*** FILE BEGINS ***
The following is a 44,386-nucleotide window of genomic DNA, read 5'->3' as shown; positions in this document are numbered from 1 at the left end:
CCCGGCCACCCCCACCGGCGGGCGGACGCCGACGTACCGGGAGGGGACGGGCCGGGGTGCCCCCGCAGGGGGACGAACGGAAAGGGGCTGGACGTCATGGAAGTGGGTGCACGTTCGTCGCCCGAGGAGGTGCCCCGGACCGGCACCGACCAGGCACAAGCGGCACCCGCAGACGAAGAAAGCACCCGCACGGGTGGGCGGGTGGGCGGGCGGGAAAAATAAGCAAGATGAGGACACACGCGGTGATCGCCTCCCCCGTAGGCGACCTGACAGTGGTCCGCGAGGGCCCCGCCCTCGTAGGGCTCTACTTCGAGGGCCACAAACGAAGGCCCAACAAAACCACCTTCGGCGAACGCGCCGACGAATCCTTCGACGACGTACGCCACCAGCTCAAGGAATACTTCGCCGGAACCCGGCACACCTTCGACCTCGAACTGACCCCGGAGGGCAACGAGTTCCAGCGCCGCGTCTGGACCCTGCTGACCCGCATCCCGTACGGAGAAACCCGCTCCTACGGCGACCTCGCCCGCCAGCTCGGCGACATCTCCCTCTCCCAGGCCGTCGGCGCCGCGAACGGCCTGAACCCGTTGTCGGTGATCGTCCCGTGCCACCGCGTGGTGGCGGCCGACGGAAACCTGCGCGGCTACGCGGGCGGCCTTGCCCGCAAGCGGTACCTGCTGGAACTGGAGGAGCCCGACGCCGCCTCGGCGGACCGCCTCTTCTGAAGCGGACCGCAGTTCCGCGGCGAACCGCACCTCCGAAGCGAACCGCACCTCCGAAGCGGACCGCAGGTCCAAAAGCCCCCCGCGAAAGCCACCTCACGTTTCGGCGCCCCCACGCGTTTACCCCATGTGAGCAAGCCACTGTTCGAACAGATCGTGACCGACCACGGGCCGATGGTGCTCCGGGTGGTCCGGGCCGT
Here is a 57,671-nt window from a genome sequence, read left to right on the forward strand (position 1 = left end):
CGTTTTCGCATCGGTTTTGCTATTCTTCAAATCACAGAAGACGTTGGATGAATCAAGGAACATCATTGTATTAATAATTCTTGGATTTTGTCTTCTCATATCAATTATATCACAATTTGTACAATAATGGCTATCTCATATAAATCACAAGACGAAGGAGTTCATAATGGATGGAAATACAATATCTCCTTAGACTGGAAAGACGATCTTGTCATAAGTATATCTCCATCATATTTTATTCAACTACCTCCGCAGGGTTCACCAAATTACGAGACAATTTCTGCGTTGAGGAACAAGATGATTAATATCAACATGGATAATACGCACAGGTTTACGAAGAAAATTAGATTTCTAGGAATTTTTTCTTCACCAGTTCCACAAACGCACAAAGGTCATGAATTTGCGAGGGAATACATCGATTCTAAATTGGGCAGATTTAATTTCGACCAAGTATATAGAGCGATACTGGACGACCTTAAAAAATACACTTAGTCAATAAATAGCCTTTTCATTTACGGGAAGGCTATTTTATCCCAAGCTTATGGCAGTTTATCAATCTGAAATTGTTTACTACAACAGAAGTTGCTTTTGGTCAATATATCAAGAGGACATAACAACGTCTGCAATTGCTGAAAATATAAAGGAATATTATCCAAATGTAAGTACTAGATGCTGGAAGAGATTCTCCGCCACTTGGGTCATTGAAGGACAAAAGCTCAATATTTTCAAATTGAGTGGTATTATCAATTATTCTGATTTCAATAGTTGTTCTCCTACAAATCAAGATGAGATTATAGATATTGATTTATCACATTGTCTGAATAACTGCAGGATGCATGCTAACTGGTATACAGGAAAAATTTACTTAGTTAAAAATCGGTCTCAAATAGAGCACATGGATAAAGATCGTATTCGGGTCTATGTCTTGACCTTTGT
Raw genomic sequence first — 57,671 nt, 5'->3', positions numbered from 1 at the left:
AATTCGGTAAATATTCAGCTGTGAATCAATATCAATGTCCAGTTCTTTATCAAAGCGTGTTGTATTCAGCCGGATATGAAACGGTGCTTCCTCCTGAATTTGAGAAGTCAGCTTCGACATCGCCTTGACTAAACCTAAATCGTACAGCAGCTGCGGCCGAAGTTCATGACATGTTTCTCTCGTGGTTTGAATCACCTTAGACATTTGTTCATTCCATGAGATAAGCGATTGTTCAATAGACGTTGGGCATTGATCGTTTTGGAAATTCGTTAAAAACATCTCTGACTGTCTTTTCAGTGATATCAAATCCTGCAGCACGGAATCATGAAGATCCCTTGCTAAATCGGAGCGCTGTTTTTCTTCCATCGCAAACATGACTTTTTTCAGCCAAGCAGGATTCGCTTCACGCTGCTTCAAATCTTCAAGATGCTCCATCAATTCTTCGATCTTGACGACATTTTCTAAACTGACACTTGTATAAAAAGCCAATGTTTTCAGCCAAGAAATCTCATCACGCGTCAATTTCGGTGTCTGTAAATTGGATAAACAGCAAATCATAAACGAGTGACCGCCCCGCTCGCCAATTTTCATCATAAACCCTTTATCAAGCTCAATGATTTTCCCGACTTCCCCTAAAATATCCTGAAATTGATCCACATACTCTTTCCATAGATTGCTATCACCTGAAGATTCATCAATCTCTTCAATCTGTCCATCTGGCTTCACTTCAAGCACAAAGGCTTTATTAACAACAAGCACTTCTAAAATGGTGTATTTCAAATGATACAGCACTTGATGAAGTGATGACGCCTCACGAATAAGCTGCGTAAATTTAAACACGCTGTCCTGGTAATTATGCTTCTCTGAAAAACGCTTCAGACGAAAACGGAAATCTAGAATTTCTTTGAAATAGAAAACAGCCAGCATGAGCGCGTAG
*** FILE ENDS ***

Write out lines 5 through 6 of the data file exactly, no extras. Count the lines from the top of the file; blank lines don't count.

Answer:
Raw genomic sequence first — 57,671 nt, 5'->3', positions numbered from 1 at the left:
AATTCGGTAAATATTCAGCTGTGAATCAATATCAATGTCCAGTTCTTTATCAAAGCGTGTTGTATTCAGCCGGATATGAAACGGTGCTTCCTCCTGAATTTGAGAAGTCAGCTTCGACATCGCCTTGACTAAACCTAAATCGTACAGCAGCTGCGGCCGAAGTTCATGACATGTTTCTCTCGTGGTTTGAATCACCTTAGACATTTGTTCATTCCATGAGATAAGCGATTGTTCAATAGACGTTGGGCATTGATCGTTTTGGAAATTCGTTAAAAACATCTCTGACTGTCTTTTCAGTGATATCAAATCCTGCAGCACGGAATCATGAAGATCCCTTGCTAAATCGGAGCGCTGTTTTTCTTCCATCGCAAACATGACTTTTTTCAGCCAAGCAGGATTCGCTTCACGCTGCTTCAAATCTTCAAGATGCTCCATCAATTCTTCGATCTTGACGACATTTTCTAAACTGACACTTGTATAAAAAGCCAATGTTTTCAGCCAAGAAATCTCATCACGCGTCAATTTCGGTGTCTGTAAATTGGATAAACAGCAAATCATAAACGAGTGACCGCCCCGCTCGCCAATTTTCATCATAAACCCTTTATCAAGCTCAATGATTTTCCCGACTTCCCCTAAAATATCCTGAAATTGATCCACATACTCTTTCCATAGATTGCTATCACCTGAAGATTCATCAATCTCTTCAATCTGTCCATCTGGCTTCACTTCAAGCACAAAGGCTTTATTAACAACAAGCACTTCTAAAATGGTGTATTTCAAATGATACAGCACTTGATGAAGTGATGACGCCTCACGAATAAGCTGCGTAAATTTAAACACGCTGTCCTGGTAATTATGCTTCTCTGAAAAACGCTTCAGACGAAAACGGAAATCTAGAATTTCTTTGAAATAGAAAACAGCCAGCATGAGCGCGTAG